Loss-of-functionHDAC8mutations cause a phenotypic spectrum of Cornelia de Lange syndrome-like features, ocular hypertelorism, large fontanelle and X-linked inheritance

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Abstract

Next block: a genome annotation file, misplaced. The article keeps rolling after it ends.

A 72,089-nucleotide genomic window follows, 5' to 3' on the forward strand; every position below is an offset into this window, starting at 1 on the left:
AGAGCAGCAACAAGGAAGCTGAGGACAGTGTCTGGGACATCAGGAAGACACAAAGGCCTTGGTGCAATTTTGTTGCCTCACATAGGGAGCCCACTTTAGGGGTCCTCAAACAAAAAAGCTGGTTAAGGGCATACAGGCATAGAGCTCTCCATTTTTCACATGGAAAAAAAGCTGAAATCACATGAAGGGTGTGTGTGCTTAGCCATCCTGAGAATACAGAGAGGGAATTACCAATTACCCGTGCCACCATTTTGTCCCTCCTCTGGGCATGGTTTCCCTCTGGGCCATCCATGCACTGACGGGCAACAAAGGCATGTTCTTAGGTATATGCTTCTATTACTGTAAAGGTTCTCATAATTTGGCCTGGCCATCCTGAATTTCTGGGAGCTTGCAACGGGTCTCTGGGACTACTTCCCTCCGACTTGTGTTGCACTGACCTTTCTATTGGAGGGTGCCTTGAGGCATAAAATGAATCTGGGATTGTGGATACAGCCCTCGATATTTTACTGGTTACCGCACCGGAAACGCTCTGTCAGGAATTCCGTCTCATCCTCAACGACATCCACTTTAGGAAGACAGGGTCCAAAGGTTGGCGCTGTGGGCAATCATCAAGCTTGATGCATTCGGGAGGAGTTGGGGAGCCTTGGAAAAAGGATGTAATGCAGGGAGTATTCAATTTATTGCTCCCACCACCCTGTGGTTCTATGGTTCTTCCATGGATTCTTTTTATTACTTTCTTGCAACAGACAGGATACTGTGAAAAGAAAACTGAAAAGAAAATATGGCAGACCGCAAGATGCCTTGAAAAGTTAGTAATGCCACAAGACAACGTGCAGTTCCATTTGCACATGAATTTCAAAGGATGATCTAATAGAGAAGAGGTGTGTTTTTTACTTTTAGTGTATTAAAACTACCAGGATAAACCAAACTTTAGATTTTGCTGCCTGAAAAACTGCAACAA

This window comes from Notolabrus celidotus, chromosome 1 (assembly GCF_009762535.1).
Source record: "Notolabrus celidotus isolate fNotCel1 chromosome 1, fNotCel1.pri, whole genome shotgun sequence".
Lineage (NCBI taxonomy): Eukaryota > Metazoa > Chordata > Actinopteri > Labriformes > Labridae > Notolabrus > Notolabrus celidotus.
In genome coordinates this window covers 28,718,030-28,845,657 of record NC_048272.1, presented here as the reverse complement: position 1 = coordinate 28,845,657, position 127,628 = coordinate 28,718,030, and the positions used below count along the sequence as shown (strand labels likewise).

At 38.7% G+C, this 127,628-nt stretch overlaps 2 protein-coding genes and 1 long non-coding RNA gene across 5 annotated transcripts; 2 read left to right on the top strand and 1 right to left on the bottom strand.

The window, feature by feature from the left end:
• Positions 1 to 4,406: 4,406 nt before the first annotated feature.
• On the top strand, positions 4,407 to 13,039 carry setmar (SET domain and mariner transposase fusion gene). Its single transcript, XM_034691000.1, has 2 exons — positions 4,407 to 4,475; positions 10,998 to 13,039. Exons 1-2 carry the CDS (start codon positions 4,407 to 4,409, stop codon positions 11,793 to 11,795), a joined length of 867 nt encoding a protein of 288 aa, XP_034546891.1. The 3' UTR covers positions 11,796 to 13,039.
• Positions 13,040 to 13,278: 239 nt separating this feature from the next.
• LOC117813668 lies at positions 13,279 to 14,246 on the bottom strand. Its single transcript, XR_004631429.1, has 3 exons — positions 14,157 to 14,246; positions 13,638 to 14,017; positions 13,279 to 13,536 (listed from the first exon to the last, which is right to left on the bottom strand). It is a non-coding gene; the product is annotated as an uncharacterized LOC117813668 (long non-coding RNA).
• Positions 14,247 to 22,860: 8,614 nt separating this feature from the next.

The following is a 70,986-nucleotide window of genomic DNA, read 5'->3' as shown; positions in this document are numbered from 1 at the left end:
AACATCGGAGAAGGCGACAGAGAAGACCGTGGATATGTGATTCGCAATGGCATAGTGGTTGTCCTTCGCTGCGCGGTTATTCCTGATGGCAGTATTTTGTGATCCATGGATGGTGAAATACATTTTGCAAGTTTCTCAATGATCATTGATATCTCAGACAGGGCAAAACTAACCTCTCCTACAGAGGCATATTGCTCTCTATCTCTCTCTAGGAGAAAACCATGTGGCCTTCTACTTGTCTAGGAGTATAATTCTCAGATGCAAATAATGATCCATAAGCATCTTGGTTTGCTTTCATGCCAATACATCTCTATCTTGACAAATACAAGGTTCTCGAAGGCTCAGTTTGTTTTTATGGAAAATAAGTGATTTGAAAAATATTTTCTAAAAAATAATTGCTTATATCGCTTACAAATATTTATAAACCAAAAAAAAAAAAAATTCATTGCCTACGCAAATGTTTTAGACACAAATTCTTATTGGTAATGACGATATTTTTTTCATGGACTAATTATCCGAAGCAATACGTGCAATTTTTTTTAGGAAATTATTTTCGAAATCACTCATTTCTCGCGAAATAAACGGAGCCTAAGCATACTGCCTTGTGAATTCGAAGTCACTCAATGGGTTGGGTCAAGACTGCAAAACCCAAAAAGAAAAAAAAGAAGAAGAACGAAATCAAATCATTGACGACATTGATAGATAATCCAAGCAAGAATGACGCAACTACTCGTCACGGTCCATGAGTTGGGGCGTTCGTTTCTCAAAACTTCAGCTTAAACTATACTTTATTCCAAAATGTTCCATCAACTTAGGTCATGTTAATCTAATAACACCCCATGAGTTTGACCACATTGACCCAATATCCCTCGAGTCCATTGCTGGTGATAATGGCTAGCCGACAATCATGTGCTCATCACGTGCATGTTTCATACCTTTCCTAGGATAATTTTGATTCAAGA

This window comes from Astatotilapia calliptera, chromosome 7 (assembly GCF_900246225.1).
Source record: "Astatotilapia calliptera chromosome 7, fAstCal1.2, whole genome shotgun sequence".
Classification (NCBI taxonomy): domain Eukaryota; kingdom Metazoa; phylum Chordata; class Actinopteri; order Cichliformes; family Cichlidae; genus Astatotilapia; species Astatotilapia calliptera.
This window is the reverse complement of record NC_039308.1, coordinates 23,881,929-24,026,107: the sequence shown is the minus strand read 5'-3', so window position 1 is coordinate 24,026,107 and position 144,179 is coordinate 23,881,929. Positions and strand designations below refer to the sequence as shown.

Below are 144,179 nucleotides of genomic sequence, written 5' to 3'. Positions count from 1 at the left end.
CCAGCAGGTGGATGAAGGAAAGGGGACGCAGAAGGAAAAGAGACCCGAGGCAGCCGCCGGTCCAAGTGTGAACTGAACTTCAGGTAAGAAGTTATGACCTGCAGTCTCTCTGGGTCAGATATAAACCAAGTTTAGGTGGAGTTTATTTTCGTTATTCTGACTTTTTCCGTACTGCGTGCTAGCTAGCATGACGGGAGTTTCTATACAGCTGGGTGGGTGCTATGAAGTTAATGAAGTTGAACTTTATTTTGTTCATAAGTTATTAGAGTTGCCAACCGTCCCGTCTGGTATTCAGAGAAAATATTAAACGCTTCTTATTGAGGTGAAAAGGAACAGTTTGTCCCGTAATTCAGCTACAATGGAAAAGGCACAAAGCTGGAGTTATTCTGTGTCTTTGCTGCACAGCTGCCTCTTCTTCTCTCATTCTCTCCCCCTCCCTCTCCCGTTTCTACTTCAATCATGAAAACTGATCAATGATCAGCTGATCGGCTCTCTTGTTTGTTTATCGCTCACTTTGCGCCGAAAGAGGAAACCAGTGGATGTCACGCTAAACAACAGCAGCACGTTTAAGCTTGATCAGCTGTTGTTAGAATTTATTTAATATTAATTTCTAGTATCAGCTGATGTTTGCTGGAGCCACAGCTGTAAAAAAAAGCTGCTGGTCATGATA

Cornelia de Lange syndrome (CdLS) is a multisystem genetic disorder with distinct facies, growth failure, intellectual disability, distal limb anomalies, gastrointestinal and neurological disease. Mutations inNIPBL, encoding a cohesin regulatory protein, account for >80% of cases with typical facies. Mutations in the core cohesin complex proteins, encoded by theSMC1A,SMC3andRAD21genes, together account for ∼5% of subjects, often with atypical CdLS features. Recently, we identified mutations in the X-linked geneHDAC8as the cause of a small number of CdLS cases. Here, we report a cohort of 38 individuals with an emerging spectrum of features caused byHDAC8mutations. For several individuals, the diagnosis of CdLS was not considered prior to genomic testing.Most mutations identified are missense andde novo. Many cases are heterozygous females, each with marked skewing of X-inactivation in peripheral blood DNA. We also identified eight hemizygous males who are more severely affected. The craniofacial appearance caused byHDAC8mutations overlaps that of typical CdLS but often displays delayed anterior fontanelle closure, ocular hypertelorism, hooding of the eyelids, a broader nose and dental anomalies, which may be useful discriminating features.HDAC8encodes the lysine deacetylase for the cohesin subunit SMC3 and analysis of the functional consequences of the missense mutations indicates that all cause a loss of enzymatic function. These data demonstrate that loss-of-function mutations inHDAC8cause a range of overlapping human developmental phenotypes, including a phenotypically distinct subgroup of CdLS.

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